Character Careers

 Literature Blogs

I was thinking about the various careers I’ve given characters through my stories, and how each of those careers make for something interesting to add to each story. It may be because I’ve held several different types of jobs myself, and oodles more if you count all the volunteer stuff I’ve done.

Years ago, when I received an email telling me I won a laptop (disclaimer — I’m not always that gullible), I was wading through their many pages of questions about me, when it started getting more and more personal. I thought to just quit, but decided instead to start making up things. After all, I AM a fiction writer. For my career, I wrote down “Hair Growth Specialist.” I have nothing for, nor against, these people. It’s just something I knew absolutely nothing about. I never did get that laptop (without having to buy a bunch of things), but even today, my spam will pick up emails about Hair Growth, and it cracks me up. I still know nothing about the job. So I’m thinking my next story will have to include either a hair growth specialist, or else a compulsive liar. Either one makes me smile.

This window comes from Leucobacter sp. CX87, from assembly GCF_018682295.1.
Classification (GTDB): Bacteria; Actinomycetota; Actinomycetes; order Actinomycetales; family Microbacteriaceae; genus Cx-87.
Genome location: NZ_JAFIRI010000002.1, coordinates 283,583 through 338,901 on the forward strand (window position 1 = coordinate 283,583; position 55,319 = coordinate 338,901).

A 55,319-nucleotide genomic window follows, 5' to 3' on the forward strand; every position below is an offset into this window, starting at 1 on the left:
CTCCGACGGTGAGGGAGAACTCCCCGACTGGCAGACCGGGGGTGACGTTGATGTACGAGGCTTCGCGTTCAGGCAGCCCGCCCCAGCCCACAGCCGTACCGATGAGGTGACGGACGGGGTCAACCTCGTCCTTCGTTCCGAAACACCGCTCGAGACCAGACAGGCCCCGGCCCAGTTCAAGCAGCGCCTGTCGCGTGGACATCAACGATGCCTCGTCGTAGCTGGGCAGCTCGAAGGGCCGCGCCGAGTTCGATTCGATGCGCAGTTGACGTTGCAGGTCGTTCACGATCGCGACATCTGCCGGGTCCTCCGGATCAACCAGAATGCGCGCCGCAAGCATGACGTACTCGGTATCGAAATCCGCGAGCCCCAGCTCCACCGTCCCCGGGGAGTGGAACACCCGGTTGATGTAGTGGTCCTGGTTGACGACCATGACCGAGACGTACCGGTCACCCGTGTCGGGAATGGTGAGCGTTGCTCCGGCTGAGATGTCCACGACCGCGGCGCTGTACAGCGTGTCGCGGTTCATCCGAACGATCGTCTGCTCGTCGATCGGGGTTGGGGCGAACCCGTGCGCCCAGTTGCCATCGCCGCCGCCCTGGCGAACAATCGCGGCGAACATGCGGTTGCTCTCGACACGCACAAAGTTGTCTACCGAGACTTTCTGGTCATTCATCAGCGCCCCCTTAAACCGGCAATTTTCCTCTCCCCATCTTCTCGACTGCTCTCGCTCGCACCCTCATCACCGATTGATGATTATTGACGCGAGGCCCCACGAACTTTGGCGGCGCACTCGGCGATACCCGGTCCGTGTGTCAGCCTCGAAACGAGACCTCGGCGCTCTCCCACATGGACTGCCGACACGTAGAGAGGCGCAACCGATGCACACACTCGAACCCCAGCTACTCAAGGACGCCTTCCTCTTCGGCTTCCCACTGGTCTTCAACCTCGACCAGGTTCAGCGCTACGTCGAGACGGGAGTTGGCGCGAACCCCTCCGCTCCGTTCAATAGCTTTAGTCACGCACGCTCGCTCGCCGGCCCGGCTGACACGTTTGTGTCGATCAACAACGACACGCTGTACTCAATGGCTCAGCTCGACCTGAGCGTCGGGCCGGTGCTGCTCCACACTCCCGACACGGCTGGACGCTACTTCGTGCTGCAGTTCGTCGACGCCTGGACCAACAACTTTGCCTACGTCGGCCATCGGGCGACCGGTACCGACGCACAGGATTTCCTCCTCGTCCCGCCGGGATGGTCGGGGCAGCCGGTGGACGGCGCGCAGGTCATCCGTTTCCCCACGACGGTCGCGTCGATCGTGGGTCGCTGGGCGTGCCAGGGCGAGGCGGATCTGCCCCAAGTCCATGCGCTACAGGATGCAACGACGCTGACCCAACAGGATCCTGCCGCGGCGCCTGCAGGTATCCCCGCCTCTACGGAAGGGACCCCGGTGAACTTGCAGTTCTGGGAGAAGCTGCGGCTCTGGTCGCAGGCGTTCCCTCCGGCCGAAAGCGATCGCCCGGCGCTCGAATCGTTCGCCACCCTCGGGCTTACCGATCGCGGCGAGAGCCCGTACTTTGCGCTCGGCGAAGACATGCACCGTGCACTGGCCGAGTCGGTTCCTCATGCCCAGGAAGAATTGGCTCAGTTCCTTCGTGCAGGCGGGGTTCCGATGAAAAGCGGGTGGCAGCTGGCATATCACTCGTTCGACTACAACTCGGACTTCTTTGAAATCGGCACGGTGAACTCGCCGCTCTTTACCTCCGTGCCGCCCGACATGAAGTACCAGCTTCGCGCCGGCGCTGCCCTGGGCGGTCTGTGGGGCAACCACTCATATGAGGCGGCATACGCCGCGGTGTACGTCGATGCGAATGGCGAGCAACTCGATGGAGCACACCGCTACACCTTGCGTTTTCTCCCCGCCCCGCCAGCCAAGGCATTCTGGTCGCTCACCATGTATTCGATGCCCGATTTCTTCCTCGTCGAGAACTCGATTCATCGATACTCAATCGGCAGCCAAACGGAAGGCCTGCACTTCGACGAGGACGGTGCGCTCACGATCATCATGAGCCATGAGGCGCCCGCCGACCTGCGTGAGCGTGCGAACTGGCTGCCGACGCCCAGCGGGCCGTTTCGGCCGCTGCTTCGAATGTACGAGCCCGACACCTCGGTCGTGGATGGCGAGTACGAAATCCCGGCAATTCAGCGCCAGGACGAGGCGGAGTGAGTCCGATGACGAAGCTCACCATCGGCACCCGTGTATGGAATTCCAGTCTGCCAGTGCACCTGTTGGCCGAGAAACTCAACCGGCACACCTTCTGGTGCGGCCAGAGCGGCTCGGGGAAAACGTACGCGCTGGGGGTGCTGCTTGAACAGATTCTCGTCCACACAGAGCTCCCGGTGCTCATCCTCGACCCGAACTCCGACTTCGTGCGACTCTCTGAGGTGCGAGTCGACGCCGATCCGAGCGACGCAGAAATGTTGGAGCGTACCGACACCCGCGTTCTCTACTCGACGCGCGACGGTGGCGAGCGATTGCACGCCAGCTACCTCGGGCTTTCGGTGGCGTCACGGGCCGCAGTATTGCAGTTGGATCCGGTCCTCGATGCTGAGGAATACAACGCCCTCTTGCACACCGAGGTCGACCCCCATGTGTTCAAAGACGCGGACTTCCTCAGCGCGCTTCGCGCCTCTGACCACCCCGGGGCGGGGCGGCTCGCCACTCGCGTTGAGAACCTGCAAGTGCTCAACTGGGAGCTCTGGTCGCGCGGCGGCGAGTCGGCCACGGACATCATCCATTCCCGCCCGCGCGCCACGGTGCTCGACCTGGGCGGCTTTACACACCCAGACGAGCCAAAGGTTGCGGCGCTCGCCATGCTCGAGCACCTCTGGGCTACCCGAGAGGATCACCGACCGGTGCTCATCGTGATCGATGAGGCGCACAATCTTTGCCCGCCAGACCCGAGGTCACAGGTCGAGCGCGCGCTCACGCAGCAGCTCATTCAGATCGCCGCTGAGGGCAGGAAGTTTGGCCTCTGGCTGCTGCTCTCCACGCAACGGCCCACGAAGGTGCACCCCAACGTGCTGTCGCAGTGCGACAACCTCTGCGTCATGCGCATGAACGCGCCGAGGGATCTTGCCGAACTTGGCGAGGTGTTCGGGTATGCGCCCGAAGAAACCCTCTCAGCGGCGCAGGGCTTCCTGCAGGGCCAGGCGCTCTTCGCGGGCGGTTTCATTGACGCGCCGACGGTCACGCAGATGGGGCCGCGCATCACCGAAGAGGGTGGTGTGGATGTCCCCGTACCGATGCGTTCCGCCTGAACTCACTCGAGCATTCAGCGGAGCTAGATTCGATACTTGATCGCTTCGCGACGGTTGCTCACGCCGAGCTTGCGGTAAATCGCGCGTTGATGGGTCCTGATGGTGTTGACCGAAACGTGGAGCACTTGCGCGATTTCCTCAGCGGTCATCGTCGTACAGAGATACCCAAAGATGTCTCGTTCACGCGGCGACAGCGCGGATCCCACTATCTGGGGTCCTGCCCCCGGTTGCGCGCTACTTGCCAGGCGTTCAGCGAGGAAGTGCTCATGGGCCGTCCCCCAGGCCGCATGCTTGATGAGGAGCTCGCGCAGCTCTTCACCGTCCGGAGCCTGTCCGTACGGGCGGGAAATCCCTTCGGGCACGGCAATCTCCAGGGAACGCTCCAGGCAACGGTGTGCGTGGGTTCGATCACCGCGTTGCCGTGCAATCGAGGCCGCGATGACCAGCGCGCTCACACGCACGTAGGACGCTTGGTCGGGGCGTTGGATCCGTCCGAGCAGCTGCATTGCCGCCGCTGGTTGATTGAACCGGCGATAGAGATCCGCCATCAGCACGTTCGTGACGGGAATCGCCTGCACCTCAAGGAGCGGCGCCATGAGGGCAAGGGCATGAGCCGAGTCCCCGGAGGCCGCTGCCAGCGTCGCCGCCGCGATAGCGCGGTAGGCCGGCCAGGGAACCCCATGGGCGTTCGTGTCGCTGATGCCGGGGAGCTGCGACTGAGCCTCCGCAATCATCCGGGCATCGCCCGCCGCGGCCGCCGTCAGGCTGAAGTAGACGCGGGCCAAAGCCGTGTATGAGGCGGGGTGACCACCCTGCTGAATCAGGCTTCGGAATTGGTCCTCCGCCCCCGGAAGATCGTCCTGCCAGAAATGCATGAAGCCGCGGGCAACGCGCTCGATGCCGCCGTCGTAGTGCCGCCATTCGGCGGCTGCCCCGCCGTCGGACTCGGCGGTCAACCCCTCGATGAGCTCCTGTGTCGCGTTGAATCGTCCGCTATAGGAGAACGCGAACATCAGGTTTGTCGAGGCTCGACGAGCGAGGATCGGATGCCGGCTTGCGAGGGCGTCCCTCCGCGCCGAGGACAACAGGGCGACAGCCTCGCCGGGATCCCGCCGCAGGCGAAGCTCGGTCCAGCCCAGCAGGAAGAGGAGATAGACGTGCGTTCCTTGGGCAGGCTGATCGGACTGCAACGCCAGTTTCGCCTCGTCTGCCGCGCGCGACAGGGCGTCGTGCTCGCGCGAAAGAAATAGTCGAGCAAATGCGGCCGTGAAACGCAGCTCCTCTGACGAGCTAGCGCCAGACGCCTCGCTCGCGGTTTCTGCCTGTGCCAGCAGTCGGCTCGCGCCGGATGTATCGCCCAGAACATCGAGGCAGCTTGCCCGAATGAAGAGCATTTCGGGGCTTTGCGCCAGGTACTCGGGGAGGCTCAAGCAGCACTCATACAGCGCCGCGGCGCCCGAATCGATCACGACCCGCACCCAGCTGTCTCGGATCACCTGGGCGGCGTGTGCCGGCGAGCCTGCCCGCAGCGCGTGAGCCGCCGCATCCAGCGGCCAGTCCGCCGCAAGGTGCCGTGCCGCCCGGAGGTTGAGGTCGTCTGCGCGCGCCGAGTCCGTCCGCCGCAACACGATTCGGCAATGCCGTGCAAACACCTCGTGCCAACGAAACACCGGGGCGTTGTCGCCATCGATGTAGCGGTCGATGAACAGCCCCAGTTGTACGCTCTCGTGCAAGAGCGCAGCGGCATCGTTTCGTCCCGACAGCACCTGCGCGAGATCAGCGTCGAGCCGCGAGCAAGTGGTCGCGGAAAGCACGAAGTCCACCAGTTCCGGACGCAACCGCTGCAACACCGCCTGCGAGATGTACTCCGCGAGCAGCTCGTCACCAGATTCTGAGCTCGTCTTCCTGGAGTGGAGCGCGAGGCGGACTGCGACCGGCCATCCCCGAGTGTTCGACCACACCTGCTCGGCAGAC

So what out-of-the-ordinary jobs have you given your characters?

3 thoughts on “Character Careers

  1. I only gave my main character’s parents my husband and my jobs-computer programmer & attorney. Not very original. I don’t focus on the parents’ careers much since my books are all for kids.

  2. One of my characters owned and operated a rustic vacation resort – cabins on a lake. Another character owns and operates an animal refuge and preserve.
    Of course neither of these are children’s books…

  3. Children’s books or not, adults need to work to make money to eat and survive. And so, too, our characters need jobs to survive. When I taught school, my students’ parents had all sorts of jobs from importer to bar tender to college professor to rancher to military personel, etc. Sue, I could see high adventure for kids books both at a vacation resort and on an animal refuge. And Natilie, we write what we know. I think I’ll take up teaching sky-diving as a career. No, wait. Perhaps I’d better learn how to do it first.

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